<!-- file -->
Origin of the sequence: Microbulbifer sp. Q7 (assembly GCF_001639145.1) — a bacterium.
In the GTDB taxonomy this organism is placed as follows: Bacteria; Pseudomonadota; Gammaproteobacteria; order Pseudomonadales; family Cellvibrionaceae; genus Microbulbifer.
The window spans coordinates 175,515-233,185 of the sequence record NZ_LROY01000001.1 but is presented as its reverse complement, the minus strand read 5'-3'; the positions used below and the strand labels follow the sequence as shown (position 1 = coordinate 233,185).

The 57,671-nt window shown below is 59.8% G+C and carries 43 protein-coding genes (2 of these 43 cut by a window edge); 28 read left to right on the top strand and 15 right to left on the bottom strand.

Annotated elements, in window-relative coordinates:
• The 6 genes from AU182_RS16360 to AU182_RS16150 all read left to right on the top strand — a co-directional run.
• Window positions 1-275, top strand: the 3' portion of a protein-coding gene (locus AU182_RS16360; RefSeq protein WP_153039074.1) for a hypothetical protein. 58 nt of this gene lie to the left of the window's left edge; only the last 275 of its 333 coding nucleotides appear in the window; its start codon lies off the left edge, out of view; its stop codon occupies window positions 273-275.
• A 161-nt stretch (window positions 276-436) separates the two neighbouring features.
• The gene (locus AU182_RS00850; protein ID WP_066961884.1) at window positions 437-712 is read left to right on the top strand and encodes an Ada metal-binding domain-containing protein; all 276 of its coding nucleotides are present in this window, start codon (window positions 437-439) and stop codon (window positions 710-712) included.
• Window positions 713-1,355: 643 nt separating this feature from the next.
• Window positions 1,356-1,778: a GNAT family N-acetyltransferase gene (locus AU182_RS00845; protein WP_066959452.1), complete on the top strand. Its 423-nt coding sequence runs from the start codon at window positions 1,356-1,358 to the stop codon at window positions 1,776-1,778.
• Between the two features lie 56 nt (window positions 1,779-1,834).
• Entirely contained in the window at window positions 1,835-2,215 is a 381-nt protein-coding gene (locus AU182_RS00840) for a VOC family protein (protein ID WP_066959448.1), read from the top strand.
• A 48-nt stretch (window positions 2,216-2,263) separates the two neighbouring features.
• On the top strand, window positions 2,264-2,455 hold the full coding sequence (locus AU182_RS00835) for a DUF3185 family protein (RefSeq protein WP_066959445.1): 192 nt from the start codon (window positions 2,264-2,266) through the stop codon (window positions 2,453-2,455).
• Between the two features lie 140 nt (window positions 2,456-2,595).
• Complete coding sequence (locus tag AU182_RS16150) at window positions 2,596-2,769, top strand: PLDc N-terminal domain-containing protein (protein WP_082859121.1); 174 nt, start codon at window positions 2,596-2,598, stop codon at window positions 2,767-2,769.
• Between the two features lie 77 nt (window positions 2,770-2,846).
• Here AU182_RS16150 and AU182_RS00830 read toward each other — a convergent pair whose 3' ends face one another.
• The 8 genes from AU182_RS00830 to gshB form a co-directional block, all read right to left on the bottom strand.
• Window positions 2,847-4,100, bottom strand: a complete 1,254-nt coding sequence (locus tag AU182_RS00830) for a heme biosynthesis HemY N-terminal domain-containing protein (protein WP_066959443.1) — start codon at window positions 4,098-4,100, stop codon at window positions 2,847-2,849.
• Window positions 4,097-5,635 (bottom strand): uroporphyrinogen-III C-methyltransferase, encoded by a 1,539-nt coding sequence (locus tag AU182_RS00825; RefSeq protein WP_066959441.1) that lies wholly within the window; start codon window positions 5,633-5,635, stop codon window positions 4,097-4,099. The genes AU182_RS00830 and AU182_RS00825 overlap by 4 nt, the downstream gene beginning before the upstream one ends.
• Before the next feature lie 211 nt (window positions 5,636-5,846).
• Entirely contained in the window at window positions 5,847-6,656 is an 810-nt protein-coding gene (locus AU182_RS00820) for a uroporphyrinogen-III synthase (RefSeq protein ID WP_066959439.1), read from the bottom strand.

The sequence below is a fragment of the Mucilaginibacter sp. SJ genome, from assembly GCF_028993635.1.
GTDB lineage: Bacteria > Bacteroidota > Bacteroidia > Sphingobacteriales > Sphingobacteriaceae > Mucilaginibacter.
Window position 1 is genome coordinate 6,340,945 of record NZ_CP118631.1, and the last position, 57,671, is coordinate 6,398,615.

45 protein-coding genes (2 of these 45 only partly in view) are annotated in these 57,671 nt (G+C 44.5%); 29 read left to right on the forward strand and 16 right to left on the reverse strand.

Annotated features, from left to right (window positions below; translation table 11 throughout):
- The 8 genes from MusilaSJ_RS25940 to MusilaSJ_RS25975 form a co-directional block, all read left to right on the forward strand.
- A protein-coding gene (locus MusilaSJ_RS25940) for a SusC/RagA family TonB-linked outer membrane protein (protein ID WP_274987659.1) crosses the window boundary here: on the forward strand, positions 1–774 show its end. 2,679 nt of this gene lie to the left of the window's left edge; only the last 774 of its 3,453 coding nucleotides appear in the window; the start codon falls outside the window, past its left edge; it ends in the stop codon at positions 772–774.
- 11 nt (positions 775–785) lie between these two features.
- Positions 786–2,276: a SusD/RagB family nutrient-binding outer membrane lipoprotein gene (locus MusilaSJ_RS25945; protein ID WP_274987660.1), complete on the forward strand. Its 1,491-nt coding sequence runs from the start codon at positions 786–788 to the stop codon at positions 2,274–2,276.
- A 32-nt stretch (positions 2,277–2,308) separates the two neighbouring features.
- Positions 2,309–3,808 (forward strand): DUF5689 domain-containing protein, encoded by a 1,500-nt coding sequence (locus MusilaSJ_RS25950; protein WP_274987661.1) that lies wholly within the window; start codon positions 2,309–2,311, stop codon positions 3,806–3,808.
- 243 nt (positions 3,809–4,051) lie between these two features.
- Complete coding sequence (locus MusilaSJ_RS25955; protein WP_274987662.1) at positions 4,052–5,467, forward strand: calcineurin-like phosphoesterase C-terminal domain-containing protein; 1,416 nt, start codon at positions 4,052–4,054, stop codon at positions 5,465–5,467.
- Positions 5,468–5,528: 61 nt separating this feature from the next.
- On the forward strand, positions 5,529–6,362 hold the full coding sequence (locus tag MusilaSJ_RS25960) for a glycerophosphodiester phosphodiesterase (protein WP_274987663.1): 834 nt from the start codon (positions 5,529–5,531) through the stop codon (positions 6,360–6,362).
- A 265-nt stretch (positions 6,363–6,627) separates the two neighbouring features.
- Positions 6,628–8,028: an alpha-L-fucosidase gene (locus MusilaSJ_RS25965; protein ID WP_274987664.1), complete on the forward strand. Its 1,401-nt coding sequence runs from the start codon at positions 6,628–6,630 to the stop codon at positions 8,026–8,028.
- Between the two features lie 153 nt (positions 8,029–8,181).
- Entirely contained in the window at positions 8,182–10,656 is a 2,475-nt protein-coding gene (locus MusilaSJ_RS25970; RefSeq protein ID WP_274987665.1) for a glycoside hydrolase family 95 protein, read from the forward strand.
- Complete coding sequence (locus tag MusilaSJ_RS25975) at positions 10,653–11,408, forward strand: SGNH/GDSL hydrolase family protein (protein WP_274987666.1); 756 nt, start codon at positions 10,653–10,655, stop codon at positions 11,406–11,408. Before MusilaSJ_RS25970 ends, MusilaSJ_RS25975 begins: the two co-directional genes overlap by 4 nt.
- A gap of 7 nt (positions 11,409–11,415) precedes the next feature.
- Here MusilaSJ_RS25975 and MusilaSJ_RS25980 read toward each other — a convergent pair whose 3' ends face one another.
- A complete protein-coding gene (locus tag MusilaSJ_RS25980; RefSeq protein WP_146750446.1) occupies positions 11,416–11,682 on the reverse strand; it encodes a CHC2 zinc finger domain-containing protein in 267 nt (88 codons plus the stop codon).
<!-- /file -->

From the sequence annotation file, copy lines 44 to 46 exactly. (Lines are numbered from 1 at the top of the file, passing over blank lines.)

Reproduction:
- Complete coding sequence (locus tag MusilaSJ_RS25975) at positions 10,653–11,408, forward strand: SGNH/GDSL hydrolase family protein (protein WP_274987666.1); 756 nt, start codon at positions 10,653–10,655, stop codon at positions 11,406–11,408. Before MusilaSJ_RS25970 ends, MusilaSJ_RS25975 begins: the two co-directional genes overlap by 4 nt.
- A gap of 7 nt (positions 11,409–11,415) precedes the next feature.
- Here MusilaSJ_RS25975 and MusilaSJ_RS25980 read toward each other — a convergent pair whose 3' ends face one another.